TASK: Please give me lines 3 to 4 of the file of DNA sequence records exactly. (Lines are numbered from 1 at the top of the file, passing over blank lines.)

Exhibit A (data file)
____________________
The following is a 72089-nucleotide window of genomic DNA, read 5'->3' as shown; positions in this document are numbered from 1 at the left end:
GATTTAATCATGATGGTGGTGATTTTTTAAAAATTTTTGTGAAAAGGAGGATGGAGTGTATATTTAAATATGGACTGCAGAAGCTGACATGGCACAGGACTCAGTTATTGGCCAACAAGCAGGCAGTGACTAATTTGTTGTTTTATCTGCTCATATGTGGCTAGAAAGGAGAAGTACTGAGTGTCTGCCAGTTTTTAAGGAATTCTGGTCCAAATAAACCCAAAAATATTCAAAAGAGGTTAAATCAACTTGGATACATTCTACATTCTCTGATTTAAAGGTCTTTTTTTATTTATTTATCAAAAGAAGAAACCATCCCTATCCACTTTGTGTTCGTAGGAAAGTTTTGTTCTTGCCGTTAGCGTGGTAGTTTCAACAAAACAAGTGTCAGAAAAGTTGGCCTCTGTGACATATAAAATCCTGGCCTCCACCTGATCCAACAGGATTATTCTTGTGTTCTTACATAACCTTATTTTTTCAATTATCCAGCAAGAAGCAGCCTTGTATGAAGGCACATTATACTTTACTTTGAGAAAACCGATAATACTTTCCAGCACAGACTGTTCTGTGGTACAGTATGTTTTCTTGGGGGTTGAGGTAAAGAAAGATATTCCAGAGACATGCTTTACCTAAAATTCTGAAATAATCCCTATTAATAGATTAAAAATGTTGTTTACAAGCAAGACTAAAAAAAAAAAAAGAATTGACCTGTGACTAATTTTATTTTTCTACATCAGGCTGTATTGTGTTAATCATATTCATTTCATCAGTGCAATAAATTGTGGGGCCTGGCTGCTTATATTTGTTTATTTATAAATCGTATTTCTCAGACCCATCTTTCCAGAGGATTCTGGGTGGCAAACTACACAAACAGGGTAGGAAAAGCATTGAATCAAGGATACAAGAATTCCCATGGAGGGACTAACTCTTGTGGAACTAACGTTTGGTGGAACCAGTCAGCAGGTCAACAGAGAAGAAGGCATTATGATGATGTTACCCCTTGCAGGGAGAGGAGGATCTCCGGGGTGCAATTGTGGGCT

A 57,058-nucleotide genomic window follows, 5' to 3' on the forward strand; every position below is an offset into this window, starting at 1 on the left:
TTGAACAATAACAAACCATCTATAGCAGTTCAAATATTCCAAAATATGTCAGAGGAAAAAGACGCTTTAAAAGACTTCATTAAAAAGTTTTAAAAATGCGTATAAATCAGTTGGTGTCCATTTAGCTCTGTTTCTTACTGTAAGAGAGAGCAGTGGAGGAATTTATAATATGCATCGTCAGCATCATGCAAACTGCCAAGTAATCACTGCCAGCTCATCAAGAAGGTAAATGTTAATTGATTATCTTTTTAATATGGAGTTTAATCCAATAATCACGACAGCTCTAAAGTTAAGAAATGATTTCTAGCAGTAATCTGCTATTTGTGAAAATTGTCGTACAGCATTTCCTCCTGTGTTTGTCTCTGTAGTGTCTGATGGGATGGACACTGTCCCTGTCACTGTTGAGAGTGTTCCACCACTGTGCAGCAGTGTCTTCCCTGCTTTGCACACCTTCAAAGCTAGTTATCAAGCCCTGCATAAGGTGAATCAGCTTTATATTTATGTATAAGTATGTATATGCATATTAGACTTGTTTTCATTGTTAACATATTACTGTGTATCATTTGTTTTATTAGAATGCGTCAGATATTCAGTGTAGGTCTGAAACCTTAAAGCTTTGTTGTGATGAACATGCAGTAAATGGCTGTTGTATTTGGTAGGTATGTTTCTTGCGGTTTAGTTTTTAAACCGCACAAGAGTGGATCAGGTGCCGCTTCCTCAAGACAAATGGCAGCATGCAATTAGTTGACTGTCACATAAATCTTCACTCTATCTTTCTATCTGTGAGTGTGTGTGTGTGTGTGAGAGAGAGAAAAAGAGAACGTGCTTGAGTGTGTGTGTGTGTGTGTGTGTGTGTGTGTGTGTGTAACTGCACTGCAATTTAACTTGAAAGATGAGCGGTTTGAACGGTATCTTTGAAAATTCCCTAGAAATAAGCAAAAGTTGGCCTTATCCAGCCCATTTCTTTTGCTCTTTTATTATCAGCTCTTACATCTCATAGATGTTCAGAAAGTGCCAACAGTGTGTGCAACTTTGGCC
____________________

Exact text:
A 57,058-nucleotide genomic window follows, 5' to 3' on the forward strand; every position below is an offset into this window, starting at 1 on the left:
TTGAACAATAACAAACCATCTATAGCAGTTCAAATATTCCAAAATATGTCAGAGGAAAAAGACGCTTTAAAAGACTTCATTAAAAAGTTTTAAAAATGCGTATAAATCAGTTGGTGTCCATTTAGCTCTGTTTCTTACTGTAAGAGAGAGCAGTGGAGGAATTTATAATATGCATCGTCAGCATCATGCAAACTGCCAAGTAATCACTGCCAGCTCATCAAGAAGGTAAATGTTAATTGATTATCTTTTTAATATGGAGTTTAATCCAATAATCACGACAGCTCTAAAGTTAAGAAATGATTTCTAGCAGTAATCTGCTATTTGTGAAAATTGTCGTACAGCATTTCCTCCTGTGTTTGTCTCTGTAGTGTCTGATGGGATGGACACTGTCCCTGTCACTGTTGAGAGTGTTCCACCACTGTGCAGCAGTGTCTTCCCTGCTTTGCACACCTTCAAAGCTAGTTATCAAGCCCTGCATAAGGTGAATCAGCTTTATATTTATGTATAAGTATGTATATGCATATTAGACTTGTTTTCATTGTTAACATATTACTGTGTATCATTTGTTTTATTAGAATGCGTCAGATATTCAGTGTAGGTCTGAAACCTTAAAGCTTTGTTGTGATGAACATGCAGTAAATGGCTGTTGTATTTGGTAGGTATGTTTCTTGCGGTTTAGTTTTTAAACCGCACAAGAGTGGATCAGGTGCCGCTTCCTCAAGACAAATGGCAGCATGCAATTAGTTGACTGTCACATAAATCTTCACTCTATCTTTCTATCTGTGAGTGTGTGTGTGTGTGTGAGAGAGAGAAAAAGAGAACGTGCTTGAGTGTGTGTGTGTGTGTGTGTGTGTGTGTGTGTGTGTAACTGCACTGCAATTTAACTTGAAAGATGAGCGGTTTGAACGGTATCTTTGAAAATTCCCTAGAAATAAGCAAAAGTTGGCCTTATCCAGCCCATTTCTTTTGCTCTTTTATTATCAGCTCTTACATCTCATAGATGTTCAGAAAGTGCCAACAGTGTGTGCAACTTTGGCC